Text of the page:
Here’s where the problem lies. Without those decent, loving, Brady Bunch members of faith, there could be no religious extremists. Religious extremism cannot last in a bubble. Suicide bombers are going to kill themselves all off. Abortion clinic bombers are going to all go to jail. This Pope will die off, sooner than later we hope. Alcoholism is not a sustainable lifestyle. Even the functioning types will die off without a network of drinkers and alcohol providers around.
Those people who say, “Faith is a good thing, religion is where it goes wrong,” mean well, but what they don’t seem to get is that faith is the root of it all. Religion is merely a way of harnessing faith. But if people didn’t have faith, religion would have no power. What makes faith a powerful tool is that there are no limitations on it. Anything that is believed with no evidence (or with only the most flimsy of evidence) is a manifestation of faith, and when it comes to unprovable beliefs, any one is as good as any other.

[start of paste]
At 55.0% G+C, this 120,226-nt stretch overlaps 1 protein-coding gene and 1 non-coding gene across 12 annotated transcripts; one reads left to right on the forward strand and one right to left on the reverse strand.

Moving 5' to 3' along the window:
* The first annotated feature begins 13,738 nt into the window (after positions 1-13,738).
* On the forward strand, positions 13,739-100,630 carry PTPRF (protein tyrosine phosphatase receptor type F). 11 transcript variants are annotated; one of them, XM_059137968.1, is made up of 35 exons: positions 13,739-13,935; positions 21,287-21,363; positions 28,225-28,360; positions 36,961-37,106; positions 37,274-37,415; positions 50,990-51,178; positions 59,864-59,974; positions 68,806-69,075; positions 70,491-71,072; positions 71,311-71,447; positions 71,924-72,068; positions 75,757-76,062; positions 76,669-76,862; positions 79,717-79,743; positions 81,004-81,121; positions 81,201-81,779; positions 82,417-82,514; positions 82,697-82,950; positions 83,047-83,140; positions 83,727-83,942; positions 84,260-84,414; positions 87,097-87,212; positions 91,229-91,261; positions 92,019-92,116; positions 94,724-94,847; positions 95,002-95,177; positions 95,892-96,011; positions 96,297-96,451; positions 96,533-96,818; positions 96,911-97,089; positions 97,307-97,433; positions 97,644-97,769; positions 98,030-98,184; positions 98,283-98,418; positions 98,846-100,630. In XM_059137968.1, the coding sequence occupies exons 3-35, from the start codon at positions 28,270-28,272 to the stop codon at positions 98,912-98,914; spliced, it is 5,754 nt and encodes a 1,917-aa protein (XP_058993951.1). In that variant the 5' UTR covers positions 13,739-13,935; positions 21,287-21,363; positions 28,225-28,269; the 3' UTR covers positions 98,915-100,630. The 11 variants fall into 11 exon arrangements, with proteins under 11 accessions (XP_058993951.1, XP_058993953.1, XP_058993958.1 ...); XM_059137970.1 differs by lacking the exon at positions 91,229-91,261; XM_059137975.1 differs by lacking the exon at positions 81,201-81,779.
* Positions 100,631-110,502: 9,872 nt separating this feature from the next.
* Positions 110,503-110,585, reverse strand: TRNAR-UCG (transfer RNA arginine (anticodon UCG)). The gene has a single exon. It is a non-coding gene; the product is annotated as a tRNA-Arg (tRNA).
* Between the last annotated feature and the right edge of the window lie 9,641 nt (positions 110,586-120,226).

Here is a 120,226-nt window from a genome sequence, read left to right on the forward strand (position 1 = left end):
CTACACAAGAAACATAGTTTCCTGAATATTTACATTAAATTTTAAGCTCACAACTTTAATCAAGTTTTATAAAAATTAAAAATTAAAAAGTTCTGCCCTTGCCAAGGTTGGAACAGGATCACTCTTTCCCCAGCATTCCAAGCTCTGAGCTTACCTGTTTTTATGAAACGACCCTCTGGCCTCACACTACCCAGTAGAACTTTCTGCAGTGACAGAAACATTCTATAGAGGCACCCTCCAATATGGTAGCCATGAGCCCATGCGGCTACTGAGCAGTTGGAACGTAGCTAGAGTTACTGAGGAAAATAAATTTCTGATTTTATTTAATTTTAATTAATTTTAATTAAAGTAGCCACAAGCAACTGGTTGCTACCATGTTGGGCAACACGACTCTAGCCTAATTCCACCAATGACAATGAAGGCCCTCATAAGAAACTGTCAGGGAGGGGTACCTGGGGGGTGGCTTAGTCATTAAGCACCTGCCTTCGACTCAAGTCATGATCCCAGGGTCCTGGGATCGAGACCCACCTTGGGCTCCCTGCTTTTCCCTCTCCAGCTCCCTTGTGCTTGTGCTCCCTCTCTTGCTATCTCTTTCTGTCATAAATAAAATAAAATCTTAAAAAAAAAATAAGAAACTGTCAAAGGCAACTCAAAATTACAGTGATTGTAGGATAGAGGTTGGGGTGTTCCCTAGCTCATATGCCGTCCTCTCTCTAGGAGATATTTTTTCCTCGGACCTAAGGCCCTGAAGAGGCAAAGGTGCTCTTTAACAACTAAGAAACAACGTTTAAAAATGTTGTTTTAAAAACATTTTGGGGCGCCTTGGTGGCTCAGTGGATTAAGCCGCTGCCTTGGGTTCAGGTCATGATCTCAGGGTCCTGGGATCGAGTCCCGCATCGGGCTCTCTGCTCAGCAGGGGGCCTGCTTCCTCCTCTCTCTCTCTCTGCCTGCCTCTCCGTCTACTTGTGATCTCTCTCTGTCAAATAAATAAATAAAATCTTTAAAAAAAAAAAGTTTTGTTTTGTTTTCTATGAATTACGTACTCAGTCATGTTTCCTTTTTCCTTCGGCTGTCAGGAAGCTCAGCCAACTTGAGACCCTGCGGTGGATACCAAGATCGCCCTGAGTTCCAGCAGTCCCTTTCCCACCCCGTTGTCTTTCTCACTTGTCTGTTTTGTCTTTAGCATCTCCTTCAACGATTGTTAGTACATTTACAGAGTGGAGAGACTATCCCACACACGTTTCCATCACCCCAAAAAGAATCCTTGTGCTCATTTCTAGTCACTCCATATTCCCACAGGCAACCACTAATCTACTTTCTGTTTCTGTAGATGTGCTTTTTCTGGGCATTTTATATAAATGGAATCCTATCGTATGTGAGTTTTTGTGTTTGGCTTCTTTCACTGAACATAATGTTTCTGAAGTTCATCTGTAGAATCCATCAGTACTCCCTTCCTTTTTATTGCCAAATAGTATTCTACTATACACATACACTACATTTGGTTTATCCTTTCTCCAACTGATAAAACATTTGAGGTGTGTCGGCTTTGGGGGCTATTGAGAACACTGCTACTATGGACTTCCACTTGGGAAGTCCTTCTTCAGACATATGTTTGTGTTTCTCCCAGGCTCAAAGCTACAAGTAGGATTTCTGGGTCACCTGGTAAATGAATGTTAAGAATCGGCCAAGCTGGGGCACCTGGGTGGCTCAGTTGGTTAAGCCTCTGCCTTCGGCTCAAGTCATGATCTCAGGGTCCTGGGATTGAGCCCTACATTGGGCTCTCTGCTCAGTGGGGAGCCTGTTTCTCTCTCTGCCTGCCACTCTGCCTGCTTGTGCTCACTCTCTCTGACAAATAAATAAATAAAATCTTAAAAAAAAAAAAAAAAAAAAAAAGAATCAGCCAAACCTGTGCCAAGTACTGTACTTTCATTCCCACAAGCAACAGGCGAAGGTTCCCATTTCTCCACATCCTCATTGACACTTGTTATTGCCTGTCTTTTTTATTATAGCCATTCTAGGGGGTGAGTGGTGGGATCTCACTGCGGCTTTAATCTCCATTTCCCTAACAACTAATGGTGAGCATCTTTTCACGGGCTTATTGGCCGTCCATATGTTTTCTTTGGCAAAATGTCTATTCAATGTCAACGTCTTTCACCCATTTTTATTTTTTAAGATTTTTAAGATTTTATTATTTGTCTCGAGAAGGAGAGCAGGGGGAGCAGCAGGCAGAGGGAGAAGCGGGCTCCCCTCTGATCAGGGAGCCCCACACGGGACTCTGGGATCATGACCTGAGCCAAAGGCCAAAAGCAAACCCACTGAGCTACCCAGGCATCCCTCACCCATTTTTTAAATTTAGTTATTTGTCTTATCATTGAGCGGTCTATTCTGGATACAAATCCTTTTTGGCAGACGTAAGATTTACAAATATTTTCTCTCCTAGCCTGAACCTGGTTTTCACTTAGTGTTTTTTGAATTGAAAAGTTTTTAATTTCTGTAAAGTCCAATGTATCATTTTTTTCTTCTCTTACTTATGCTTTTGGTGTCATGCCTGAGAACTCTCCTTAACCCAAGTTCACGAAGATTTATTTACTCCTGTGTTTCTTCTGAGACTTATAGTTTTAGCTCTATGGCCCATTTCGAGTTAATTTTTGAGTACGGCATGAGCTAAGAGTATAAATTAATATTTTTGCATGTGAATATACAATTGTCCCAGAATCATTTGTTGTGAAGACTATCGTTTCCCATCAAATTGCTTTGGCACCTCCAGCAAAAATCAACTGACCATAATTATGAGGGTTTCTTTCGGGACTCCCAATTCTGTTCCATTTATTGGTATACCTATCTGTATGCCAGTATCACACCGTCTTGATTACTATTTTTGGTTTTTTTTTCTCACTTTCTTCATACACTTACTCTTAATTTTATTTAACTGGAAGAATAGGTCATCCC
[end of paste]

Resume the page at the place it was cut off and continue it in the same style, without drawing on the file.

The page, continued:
You can’t very well criticize a suicide bomber’s faith by any practical standards if your own faith is no more provable than his. Yes, your faith in peace, love and lollipops may be more palatable to your average consumer, but that doesn’t mean it’s any more right. The largest religious body is Catholicism, and you see the horrors being done under their watch, so we can hardly say Might Makes Right in that scenario.